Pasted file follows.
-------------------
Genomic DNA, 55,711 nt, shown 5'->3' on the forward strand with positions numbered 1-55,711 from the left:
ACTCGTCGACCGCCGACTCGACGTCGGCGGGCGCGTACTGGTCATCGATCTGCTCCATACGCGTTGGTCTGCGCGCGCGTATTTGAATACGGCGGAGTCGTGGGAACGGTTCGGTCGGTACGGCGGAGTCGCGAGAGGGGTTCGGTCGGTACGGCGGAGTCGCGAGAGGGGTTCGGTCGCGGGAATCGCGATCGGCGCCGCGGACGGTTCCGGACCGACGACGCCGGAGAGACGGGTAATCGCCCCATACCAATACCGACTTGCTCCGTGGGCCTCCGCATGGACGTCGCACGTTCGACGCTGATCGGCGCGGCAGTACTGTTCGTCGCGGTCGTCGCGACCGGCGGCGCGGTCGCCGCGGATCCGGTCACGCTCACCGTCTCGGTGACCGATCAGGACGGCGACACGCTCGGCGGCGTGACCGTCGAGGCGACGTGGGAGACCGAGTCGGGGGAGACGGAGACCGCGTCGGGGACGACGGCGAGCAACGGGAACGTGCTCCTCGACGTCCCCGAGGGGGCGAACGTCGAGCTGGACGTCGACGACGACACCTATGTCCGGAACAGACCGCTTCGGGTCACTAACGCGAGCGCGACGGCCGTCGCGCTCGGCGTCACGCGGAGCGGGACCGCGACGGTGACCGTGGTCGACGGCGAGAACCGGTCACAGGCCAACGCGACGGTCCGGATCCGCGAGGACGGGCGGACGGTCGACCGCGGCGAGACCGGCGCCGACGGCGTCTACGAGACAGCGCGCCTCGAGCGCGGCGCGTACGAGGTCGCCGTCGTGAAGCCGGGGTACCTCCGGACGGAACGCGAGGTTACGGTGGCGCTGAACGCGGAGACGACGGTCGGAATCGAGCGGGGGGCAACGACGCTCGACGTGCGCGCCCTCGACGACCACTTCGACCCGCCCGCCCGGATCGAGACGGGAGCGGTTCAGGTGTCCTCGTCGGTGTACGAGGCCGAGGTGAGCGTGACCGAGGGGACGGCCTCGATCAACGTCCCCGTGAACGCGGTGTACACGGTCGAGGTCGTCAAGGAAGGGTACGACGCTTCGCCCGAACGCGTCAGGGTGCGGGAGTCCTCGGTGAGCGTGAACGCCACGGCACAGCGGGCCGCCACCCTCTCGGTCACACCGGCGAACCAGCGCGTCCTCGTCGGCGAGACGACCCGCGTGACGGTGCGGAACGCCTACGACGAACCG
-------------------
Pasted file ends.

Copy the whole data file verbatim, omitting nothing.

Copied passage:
Genomic DNA, 55,711 nt, shown 5'->3' on the forward strand with positions numbered 1-55,711 from the left:
ACTCGTCGACCGCCGACTCGACGTCGGCGGGCGCGTACTGGTCATCGATCTGCTCCATACGCGTTGGTCTGCGCGCGCGTATTTGAATACGGCGGAGTCGTGGGAACGGTTCGGTCGGTACGGCGGAGTCGCGAGAGGGGTTCGGTCGGTACGGCGGAGTCGCGAGAGGGGTTCGGTCGCGGGAATCGCGATCGGCGCCGCGGACGGTTCCGGACCGACGACGCCGGAGAGACGGGTAATCGCCCCATACCAATACCGACTTGCTCCGTGGGCCTCCGCATGGACGTCGCACGTTCGACGCTGATCGGCGCGGCAGTACTGTTCGTCGCGGTCGTCGCGACCGGCGGCGCGGTCGCCGCGGATCCGGTCACGCTCACCGTCTCGGTGACCGATCAGGACGGCGACACGCTCGGCGGCGTGACCGTCGAGGCGACGTGGGAGACCGAGTCGGGGGAGACGGAGACCGCGTCGGGGACGACGGCGAGCAACGGGAACGTGCTCCTCGACGTCCCCGAGGGGGCGAACGTCGAGCTGGACGTCGACGACGACACCTATGTCCGGAACAGACCGCTTCGGGTCACTAACGCGAGCGCGACGGCCGTCGCGCTCGGCGTCACGCGGAGCGGGACCGCGACGGTGACCGTGGTCGACGGCGAGAACCGGTCACAGGCCAACGCGACGGTCCGGATCCGCGAGGACGGGCGGACGGTCGACCGCGGCGAGACCGGCGCCGACGGCGTCTACGAGACAGCGCGCCTCGAGCGCGGCGCGTACGAGGTCGCCGTCGTGAAGCCGGGGTACCTCCGGACGGAACGCGAGGTTACGGTGGCGCTGAACGCGGAGACGACGGTCGGAATCGAGCGGGGGGCAACGACGCTCGACGTGCGCGCCCTCGACGACCACTTCGACCCGCCCGCCCGGATCGAGACGGGAGCGGTTCAGGTGTCCTCGTCGGTGTACGAGGCCGAGGTGAGCGTGACCGAGGGGACGGCCTCGATCAACGTCCCCGTGAACGCGGTGTACACGGTCGAGGTCGTCAAGGAAGGGTACGACGCTTCGCCCGAACGCGTCAGGGTGCGGGAGTCCTCGGTGAGCGTGAACGCCACGGCACAGCGGGCCGCCACCCTCTCGGTCACACCGGCGAACCAGCGCGTCCTCGTCGGCGAGACGACCCGCGTGACGGTGCGGAACGCCTACGACGAACCG